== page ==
The Court of Justice of the European Union ruled on Tuesday that employers can ban their workers from wearing any religious symbol, including headscarves worn by some Muslim women.
In a ruling on two separate appeals made by Belgium and France over the headscarf ban, the court said companies could bar staff from "visible wearing of any political, philosophical or religious sign".
In both cases, the appeal courts of Belgium and France had urged the EU court to give a joint judgement on the issue.
The EU court further said the decision to ban such symbols at workplaces was not discriminatory.
The ECJ ruled on the cases of two female employees in Belgium and in France, who were dismissed for refusing to remove their headscarves, a day before a Dutch parliamentary election dominated by the issue of immigration and integration.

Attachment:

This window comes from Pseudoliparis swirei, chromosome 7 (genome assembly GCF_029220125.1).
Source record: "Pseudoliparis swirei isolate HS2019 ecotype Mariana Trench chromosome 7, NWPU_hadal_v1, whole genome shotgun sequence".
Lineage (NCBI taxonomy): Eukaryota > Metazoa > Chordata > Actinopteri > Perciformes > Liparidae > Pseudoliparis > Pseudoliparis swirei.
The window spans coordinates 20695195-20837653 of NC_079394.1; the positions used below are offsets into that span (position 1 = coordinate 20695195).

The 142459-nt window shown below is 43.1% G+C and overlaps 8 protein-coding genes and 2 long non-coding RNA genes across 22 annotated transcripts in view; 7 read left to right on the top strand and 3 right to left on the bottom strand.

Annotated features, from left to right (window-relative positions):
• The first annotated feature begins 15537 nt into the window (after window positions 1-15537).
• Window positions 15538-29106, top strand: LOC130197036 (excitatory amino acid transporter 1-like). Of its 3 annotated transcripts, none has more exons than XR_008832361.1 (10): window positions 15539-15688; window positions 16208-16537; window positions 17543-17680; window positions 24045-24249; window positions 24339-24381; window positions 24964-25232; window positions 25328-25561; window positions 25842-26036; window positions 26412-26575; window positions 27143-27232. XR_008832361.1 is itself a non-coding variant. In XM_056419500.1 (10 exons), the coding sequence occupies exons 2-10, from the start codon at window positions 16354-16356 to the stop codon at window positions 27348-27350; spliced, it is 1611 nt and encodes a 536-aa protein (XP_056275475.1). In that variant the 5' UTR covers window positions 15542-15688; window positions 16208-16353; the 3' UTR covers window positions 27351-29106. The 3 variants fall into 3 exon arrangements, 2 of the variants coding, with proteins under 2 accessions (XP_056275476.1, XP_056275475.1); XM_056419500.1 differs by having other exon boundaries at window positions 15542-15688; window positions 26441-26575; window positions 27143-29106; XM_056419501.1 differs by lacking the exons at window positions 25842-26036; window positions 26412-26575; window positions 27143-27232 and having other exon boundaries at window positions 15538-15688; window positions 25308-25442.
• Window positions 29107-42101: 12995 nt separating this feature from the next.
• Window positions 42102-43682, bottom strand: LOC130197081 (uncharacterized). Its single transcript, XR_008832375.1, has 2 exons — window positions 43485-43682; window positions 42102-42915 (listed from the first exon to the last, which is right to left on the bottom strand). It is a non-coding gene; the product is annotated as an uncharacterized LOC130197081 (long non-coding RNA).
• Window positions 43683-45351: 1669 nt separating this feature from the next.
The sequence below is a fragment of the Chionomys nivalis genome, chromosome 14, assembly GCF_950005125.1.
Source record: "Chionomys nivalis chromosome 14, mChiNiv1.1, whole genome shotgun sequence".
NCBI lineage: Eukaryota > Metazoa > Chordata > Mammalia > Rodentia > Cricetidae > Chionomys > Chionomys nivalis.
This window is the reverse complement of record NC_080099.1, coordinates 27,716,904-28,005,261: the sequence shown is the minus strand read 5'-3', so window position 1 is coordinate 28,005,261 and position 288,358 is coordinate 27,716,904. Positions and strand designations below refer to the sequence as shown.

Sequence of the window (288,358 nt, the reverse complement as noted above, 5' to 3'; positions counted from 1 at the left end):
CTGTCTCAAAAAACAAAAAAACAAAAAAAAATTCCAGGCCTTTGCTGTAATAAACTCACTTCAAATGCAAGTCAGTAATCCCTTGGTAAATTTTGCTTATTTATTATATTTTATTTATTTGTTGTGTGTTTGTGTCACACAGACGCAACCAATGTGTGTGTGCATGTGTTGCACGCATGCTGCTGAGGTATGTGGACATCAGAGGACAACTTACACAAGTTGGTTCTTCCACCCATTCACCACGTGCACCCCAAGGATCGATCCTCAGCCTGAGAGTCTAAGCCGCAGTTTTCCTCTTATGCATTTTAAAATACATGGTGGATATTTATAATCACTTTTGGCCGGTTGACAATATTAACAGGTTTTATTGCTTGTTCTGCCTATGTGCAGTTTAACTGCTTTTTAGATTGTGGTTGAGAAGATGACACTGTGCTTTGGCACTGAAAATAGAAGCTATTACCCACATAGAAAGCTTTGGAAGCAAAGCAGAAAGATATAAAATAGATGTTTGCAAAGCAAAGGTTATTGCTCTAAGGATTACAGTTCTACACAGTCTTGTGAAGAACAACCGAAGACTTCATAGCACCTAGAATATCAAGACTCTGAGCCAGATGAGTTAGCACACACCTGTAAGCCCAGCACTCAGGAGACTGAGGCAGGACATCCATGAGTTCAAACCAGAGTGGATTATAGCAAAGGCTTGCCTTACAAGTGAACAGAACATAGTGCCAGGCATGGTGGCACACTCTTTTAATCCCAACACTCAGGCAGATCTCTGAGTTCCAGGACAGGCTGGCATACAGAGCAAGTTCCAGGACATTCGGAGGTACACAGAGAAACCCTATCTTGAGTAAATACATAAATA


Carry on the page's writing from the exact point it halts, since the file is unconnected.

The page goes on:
The court's ruling considered the case of a Belgian woman working as a receptionist for G4S Secure Solutions, which has a general ban on wearing visible religious or political symbols.
The court's advocate general last year recommended that companies should be allowed to prohibit headscarves as long as a general ban on other symbols was in place. Companies should though consider the conspicuousness of such symbols and the nature of the employee's activities.
The court's ruling also covers a French IT consultant who was told to remove her headscarf after a client complained.
The advocate general's advice in the French case was that a rule banning employees from wearing religious symbols when in contact with customers was discrimination, particularly when it only applied to Islamic headscarves.
An opinion of an advocate general is not binding but is followed by the court in the majority of cases.